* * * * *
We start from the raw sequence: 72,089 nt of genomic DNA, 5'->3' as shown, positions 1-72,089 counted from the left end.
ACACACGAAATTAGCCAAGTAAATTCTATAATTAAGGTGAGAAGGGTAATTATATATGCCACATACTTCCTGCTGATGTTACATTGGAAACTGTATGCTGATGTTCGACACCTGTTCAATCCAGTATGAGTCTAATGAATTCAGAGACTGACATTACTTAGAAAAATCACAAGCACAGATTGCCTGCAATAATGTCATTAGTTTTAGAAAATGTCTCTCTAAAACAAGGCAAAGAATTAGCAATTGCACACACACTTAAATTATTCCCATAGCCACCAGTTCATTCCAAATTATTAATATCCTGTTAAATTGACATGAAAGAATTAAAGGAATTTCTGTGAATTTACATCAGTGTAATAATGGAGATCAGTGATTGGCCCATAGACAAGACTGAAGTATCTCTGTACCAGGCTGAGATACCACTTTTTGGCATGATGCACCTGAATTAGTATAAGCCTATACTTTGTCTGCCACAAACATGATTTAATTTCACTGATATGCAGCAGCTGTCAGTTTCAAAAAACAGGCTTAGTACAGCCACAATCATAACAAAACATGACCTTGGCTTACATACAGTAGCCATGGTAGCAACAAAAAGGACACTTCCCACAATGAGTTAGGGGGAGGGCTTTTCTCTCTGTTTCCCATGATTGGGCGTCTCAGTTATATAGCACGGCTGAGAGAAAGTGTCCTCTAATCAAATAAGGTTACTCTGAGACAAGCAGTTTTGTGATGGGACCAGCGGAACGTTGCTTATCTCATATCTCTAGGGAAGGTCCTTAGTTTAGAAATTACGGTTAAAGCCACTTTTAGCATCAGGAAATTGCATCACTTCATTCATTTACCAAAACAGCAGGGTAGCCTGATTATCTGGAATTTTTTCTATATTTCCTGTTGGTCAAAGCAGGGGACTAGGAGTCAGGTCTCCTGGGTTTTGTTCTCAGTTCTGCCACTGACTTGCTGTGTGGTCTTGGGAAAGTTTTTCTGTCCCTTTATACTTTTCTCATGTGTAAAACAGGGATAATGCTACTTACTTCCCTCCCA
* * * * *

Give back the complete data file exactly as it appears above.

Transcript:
We start from the raw sequence: 72,089 nt of genomic DNA, 5'->3' as shown, positions 1-72,089 counted from the left end.
ACACACGAAATTAGCCAAGTAAATTCTATAATTAAGGTGAGAAGGGTAATTATATATGCCACATACTTCCTGCTGATGTTACATTGGAAACTGTATGCTGATGTTCGACACCTGTTCAATCCAGTATGAGTCTAATGAATTCAGAGACTGACATTACTTAGAAAAATCACAAGCACAGATTGCCTGCAATAATGTCATTAGTTTTAGAAAATGTCTCTCTAAAACAAGGCAAAGAATTAGCAATTGCACACACACTTAAATTATTCCCATAGCCACCAGTTCATTCCAAATTATTAATATCCTGTTAAATTGACATGAAAGAATTAAAGGAATTTCTGTGAATTTACATCAGTGTAATAATGGAGATCAGTGATTGGCCCATAGACAAGACTGAAGTATCTCTGTACCAGGCTGAGATACCACTTTTTGGCATGATGCACCTGAATTAGTATAAGCCTATACTTTGTCTGCCACAAACATGATTTAATTTCACTGATATGCAGCAGCTGTCAGTTTCAAAAAACAGGCTTAGTACAGCCACAATCATAACAAAACATGACCTTGGCTTACATACAGTAGCCATGGTAGCAACAAAAAGGACACTTCCCACAATGAGTTAGGGGGAGGGCTTTTCTCTCTGTTTCCCATGATTGGGCGTCTCAGTTATATAGCACGGCTGAGAGAAAGTGTCCTCTAATCAAATAAGGTTACTCTGAGACAAGCAGTTTTGTGATGGGACCAGCGGAACGTTGCTTATCTCATATCTCTAGGGAAGGTCCTTAGTTTAGAAATTACGGTTAAAGCCACTTTTAGCATCAGGAAATTGCATCACTTCATTCATTTACCAAAACAGCAGGGTAGCCTGATTATCTGGAATTTTTTCTATATTTCCTGTTGGTCAAAGCAGGGGACTAGGAGTCAGGTCTCCTGGGTTTTGTTCTCAGTTCTGCCACTGACTTGCTGTGTGGTCTTGGGAAAGTTTTTCTGTCCCTTTATACTTTTCTCATGTGTAAAACAGGGATAATGCTACTTACTTCCCTCCCA